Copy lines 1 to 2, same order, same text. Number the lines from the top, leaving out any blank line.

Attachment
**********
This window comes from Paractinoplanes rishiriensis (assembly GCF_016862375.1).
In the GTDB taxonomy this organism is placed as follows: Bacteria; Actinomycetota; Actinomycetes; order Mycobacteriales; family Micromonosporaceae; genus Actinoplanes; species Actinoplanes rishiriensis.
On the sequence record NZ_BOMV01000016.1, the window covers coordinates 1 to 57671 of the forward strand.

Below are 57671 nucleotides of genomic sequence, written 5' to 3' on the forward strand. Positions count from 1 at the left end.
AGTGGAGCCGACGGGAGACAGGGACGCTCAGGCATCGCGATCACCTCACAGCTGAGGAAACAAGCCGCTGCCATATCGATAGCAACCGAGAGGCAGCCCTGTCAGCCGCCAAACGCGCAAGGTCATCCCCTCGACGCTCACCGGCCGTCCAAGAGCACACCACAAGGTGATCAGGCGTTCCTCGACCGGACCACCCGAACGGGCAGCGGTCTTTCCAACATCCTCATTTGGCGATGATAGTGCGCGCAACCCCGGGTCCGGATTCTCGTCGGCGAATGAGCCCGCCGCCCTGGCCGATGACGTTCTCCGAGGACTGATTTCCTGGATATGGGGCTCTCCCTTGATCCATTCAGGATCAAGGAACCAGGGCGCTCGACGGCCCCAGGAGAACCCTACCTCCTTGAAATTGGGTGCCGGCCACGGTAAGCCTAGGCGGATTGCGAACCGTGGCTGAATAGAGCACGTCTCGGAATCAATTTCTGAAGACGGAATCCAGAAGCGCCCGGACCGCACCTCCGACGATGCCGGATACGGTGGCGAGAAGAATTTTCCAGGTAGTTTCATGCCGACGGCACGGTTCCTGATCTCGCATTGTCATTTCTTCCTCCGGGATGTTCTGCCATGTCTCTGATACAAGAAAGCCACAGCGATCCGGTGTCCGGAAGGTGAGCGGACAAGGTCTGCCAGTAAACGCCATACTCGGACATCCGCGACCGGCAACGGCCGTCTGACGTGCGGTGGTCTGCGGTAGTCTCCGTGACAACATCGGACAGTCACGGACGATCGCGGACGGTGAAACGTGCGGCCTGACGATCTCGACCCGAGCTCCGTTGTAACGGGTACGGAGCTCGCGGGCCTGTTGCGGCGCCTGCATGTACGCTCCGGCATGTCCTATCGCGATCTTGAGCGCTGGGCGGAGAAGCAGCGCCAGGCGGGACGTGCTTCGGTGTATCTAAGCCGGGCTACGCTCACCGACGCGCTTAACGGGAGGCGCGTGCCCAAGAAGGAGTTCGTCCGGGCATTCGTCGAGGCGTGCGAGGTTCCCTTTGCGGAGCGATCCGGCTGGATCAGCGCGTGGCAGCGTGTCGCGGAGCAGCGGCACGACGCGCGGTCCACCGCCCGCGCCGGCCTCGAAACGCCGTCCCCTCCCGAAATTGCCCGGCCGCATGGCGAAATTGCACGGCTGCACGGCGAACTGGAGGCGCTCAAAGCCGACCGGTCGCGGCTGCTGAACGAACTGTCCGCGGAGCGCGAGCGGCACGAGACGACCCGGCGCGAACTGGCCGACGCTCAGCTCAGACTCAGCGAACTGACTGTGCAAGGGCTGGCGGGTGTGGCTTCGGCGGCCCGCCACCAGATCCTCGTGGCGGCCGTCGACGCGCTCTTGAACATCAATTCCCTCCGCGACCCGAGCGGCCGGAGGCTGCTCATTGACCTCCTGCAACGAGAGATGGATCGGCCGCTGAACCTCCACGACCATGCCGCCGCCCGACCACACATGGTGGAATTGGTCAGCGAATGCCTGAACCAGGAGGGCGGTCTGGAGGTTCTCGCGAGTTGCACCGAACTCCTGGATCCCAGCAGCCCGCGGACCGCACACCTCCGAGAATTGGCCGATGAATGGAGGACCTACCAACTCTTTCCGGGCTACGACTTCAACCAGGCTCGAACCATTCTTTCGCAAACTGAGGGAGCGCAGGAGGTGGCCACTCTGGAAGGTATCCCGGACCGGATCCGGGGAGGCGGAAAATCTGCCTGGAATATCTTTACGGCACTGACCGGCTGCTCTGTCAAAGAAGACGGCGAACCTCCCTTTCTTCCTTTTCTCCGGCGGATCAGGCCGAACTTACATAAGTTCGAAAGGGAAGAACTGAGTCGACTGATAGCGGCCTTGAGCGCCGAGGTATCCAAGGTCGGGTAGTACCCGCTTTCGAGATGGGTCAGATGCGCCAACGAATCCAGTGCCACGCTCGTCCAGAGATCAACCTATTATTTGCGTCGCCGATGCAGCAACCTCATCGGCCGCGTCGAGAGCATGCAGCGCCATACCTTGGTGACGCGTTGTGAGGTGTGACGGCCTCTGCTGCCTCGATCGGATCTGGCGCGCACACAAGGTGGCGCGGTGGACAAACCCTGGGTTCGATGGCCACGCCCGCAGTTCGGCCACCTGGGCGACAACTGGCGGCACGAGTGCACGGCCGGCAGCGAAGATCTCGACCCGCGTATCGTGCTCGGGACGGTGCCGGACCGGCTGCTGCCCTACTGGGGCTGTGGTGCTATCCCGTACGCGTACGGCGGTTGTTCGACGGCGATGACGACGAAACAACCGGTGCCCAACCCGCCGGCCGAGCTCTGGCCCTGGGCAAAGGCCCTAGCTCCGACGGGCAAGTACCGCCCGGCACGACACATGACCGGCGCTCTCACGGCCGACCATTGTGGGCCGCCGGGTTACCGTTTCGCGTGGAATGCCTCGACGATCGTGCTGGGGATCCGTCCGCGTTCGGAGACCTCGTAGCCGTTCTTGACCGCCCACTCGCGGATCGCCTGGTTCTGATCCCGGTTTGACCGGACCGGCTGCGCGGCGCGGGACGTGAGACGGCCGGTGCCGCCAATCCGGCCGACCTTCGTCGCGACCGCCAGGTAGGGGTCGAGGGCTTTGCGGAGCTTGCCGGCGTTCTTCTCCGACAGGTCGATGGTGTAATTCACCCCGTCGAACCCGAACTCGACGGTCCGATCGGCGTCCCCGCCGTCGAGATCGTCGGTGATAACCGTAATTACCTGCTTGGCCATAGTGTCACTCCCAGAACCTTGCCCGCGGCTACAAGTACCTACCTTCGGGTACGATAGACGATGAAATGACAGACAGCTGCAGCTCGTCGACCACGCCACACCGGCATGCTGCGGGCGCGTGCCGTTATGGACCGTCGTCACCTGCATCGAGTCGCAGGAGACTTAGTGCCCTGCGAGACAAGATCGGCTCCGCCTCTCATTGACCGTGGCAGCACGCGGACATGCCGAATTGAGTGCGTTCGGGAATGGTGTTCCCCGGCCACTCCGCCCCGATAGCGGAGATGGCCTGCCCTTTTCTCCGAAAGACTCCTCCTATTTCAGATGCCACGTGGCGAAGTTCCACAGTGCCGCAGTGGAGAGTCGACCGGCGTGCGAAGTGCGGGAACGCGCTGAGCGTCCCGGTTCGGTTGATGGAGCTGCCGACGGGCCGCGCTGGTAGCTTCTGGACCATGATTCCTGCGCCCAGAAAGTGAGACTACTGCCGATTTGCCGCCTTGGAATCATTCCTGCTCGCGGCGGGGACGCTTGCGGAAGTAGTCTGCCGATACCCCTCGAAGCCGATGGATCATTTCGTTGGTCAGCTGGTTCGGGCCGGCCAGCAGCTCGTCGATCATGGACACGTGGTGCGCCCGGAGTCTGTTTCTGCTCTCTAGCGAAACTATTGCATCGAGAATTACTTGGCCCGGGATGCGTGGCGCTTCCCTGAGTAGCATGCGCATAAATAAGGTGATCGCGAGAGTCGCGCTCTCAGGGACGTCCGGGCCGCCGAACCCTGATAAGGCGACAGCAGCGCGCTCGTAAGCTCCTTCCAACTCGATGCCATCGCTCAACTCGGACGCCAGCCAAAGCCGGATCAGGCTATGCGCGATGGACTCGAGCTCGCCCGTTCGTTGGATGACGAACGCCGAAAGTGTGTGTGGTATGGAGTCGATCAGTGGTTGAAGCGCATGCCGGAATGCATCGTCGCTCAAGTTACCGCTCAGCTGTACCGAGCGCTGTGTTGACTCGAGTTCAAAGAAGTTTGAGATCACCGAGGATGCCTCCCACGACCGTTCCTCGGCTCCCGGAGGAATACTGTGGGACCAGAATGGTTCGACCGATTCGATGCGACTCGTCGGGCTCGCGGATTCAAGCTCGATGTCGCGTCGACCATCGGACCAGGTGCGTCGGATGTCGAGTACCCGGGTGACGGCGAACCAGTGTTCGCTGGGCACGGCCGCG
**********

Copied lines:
This window comes from Paractinoplanes rishiriensis (assembly GCF_016862375.1).
In the GTDB taxonomy this organism is placed as follows: Bacteria; Actinomycetota; Actinomycetes; order Mycobacteriales; family Micromonosporaceae; genus Actinoplanes; species Actinoplanes rishiriensis.